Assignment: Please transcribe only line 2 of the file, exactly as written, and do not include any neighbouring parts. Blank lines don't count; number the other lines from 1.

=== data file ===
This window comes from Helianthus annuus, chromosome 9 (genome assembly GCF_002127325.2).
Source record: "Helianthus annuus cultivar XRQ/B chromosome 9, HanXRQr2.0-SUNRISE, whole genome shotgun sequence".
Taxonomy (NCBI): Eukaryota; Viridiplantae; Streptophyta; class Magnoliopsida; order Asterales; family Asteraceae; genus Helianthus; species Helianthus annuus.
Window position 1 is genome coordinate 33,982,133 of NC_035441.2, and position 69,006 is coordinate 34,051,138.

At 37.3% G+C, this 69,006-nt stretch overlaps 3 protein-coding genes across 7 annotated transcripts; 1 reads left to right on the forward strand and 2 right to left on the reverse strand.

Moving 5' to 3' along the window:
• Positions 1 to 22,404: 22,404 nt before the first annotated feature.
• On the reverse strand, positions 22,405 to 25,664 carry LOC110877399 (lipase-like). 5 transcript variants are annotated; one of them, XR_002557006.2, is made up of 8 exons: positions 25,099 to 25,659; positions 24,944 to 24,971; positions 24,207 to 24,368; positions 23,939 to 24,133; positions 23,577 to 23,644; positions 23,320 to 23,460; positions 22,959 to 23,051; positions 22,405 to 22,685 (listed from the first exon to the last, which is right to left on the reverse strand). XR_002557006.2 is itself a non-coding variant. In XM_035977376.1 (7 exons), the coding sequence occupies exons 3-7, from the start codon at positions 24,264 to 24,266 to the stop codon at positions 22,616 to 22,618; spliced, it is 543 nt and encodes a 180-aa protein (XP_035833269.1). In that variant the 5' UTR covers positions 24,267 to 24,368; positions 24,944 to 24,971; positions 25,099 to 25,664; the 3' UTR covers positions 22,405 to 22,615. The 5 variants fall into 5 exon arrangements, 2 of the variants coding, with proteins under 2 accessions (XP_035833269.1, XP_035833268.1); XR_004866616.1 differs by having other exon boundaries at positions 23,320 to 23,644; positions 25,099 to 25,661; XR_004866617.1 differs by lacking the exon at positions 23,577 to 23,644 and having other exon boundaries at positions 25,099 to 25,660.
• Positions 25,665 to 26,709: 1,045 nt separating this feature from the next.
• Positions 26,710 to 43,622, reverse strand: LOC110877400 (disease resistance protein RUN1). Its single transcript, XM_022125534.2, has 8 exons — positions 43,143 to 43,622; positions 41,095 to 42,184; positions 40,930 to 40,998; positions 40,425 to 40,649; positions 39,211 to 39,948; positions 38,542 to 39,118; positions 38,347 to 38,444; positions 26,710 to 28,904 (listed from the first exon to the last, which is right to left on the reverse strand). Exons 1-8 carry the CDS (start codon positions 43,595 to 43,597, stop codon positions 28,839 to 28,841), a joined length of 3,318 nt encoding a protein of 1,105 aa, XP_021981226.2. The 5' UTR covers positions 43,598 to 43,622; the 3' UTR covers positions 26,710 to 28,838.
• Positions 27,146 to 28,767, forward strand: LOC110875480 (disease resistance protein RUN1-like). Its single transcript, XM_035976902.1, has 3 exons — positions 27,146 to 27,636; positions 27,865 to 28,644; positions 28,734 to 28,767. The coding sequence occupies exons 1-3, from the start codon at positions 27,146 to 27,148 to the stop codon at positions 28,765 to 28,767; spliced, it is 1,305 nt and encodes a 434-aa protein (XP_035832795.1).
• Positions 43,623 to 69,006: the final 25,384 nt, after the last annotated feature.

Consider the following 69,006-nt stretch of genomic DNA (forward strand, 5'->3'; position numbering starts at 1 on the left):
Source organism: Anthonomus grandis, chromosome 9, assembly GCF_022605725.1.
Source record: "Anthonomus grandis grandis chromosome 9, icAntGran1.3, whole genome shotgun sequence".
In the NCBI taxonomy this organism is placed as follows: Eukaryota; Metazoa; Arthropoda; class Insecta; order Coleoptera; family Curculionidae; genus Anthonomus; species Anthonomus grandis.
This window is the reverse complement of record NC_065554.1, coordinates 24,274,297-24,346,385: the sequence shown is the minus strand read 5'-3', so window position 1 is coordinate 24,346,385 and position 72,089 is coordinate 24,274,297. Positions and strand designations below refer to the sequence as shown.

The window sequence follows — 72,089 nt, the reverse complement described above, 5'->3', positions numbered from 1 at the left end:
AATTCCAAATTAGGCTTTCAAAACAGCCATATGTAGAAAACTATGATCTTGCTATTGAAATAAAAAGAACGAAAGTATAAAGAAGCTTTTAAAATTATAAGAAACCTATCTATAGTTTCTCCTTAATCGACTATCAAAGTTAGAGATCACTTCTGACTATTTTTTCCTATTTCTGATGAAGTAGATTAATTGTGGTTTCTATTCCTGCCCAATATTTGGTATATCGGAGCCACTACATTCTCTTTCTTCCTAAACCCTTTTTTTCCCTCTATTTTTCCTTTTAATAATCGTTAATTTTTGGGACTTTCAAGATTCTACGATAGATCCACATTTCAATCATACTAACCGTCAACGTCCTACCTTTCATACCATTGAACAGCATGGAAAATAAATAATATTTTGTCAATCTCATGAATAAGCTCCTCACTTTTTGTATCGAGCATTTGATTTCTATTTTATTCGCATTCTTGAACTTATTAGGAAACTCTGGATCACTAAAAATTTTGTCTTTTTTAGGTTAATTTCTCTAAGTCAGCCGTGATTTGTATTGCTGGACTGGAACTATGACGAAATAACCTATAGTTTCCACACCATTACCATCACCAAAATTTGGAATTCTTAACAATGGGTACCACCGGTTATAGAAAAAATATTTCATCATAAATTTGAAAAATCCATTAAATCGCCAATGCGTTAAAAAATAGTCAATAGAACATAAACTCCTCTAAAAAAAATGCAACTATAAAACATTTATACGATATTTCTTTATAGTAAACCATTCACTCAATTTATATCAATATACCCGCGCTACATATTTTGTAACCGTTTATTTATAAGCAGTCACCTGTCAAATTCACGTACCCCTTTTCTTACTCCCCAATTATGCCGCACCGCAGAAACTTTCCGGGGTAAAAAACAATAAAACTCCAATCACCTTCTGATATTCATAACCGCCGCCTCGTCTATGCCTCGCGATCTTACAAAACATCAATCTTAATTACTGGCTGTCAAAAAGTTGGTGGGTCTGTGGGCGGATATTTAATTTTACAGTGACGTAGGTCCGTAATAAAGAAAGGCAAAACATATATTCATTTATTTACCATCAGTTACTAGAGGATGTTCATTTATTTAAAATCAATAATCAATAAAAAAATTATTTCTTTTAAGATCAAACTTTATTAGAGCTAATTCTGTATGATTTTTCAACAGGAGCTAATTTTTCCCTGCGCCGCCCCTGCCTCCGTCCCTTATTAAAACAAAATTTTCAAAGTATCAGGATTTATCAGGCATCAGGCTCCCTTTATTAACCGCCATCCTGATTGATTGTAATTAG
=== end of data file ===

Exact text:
Source record: "Helianthus annuus cultivar XRQ/B chromosome 9, HanXRQr2.0-SUNRISE, whole genome shotgun sequence".